Across the nation, many school districts are being engulfed by a complex crisis, one that includes stagnant academic results (made worse by COVID-19 learning losses), falling enrollment and revenue, rising salary and benefits costs, schoolbuilding underutilization/overcapacity, and the imminent end of billions in federal pandemic aid.

Los Angeles Schools Superintendent Alberto Carvalho recently said that this looming fiscal cliff is “Armageddon” and “going to be a hurricane of massive proportions.”

Because this crisis is developing much more quickly here in Jefferson County, it has become the proverbial “canary in the coal mine” for what lies ahead across America.

In 2012, the Jeffco school district spent $446 million on salary and benefits to serve 77,143 students in its district-run schools. Ten years later, it spent $702 million, or 57% more, to serve 69,526 students — 10% fewer.

Sixty-eight Jeffco schools now operate at less than 80% of capacity, which is a threshold used by many school districts to define low utilization. While 48 of those operate at below 65% of capacity, Jeffco is proposing to close only 16 of them this year, with more almost certainly needing to be closed in future years. And since 2018, almost all these underutilized schools have received millions of dollars in new investment under the district’s capital improvement program.

One reason enrollment has fallen is the steady decline in Jeffco’s academic performance. For example, a July 2022 EdChoice/Morning Consult poll found that parents’ top three school choice criteria are that it is close, safe, and has strong academic results. With 48% of Jeffco students choicing away from their neighborhood school, many parents are willing to sacrifice proximity for the other two benefits.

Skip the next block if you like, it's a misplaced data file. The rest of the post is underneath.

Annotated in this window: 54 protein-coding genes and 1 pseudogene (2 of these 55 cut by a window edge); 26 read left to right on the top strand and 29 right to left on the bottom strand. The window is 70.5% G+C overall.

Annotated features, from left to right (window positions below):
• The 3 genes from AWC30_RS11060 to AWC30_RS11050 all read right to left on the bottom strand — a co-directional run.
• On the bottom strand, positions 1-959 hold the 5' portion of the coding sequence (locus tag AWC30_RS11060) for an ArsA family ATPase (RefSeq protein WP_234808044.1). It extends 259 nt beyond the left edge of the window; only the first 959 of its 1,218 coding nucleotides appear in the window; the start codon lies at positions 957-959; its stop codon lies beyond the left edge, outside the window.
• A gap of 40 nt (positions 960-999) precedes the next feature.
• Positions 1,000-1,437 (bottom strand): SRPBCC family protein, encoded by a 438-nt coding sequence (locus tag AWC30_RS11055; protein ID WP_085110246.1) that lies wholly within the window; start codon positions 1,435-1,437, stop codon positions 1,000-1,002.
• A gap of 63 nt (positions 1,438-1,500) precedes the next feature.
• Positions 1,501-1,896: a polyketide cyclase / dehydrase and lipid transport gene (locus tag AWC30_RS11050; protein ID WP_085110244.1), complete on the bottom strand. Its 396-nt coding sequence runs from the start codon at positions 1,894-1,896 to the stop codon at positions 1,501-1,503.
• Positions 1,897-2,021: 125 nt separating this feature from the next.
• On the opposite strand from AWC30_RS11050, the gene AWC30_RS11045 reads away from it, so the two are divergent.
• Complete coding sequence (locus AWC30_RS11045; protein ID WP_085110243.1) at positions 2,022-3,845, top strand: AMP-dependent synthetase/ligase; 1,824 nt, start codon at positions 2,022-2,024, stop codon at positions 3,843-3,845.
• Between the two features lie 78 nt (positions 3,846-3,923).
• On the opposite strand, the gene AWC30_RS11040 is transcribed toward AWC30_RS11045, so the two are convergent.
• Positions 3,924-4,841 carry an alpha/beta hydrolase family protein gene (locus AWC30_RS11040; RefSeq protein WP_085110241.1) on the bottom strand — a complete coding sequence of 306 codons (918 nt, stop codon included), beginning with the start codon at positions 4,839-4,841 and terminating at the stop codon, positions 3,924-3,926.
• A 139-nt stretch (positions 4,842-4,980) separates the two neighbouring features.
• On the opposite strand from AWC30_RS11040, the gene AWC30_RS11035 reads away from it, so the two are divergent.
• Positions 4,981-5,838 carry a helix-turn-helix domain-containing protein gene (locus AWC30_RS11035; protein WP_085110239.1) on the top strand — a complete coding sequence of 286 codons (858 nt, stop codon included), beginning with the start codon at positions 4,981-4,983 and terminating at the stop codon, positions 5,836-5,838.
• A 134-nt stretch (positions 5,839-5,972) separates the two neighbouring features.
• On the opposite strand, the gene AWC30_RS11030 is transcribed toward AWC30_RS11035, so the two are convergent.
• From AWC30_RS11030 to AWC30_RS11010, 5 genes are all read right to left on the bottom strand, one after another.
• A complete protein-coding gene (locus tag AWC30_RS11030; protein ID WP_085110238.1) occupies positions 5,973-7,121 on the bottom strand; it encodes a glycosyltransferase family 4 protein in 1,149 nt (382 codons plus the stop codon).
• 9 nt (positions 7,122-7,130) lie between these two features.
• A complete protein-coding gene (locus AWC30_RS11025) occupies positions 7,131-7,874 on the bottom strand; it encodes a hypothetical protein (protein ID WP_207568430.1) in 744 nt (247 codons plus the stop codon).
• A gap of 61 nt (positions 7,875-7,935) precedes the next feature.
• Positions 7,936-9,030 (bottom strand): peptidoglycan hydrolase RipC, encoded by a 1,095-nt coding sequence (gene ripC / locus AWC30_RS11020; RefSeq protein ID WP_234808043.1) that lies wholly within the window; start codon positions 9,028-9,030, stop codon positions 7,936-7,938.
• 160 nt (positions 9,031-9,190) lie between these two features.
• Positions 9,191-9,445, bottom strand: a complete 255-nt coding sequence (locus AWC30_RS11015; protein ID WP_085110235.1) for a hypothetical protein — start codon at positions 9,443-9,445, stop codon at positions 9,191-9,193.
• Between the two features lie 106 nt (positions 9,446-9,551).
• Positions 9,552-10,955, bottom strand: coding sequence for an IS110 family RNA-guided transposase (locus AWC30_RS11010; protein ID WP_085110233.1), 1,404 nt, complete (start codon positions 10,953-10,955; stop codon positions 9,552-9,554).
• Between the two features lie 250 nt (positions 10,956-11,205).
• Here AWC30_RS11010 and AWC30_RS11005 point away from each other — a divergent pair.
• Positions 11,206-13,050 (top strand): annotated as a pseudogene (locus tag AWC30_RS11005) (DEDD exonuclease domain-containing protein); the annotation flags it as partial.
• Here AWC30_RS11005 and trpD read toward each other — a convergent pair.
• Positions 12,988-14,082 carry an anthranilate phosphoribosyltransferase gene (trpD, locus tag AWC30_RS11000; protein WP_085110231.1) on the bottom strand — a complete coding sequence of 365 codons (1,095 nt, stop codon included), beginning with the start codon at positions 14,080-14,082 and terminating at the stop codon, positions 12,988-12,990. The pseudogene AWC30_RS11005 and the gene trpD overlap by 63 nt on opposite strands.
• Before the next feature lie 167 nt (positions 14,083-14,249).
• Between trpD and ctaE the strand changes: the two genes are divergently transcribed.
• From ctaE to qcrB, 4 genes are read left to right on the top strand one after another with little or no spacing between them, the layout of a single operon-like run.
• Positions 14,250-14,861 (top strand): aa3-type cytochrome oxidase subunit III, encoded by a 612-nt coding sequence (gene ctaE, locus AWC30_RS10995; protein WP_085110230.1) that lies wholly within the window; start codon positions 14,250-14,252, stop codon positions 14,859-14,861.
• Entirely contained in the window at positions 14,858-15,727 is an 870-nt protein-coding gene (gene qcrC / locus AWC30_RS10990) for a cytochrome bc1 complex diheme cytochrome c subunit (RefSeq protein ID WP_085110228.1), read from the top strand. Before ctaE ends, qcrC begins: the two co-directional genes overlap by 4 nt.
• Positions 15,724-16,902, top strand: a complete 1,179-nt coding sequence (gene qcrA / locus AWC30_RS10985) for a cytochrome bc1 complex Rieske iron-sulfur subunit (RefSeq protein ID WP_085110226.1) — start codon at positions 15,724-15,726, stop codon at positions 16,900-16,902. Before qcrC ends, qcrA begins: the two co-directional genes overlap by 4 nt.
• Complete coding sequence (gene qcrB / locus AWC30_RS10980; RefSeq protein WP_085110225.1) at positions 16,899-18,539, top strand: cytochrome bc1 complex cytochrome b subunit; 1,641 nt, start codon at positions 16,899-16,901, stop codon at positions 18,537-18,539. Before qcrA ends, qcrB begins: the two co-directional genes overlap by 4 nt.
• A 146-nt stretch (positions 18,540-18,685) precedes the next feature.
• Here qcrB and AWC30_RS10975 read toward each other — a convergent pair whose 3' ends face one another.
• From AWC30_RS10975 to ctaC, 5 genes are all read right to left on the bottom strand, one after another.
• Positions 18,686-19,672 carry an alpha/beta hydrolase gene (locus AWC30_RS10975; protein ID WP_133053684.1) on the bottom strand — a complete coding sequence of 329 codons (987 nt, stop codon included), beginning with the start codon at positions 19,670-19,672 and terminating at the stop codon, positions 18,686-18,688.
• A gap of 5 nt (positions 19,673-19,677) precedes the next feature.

In 2019, before COVID-19 arrived, 54% of Jeffco 3rd graders were not proficient on the state reading assessment (the Colorado Measures of Academic Success, or CMAS) – an improvement of only 2% from 2015. In 6th grade math, performance got worse: 65% weren’t proficient in 2019, compared to 58% who weren’t proficient in 2015.

The 2022 state assessment results showed that COVID-19 learning losses have made Jeffco’s situation even worse. For example, even though more than 3,000 students who had low scores in 2019 didn’t take the 2022 CMAS, this year a shocking 70% of 6th graders failed to meet the state math proficiency standard!

In Colorado, all 11th grade students take the SAT. This is the last measure we have of the effectiveness of our school districts in meeting their primary goal of educating our children. In 2022, Jeffco’s 11th grade SAT scores continued their five-year slide.

The decline in Jeffco’s academic performance has contributed to the flight of parents from its neighborhood schools, where enrollment has declined by 11,058 students since 2012. Of those, 2,050 went to district-run Option Schools, 1,952 to district Charter Schools, and 7,056 left the district across all grades, including moves to other states, districts, and private, religious, and home schools.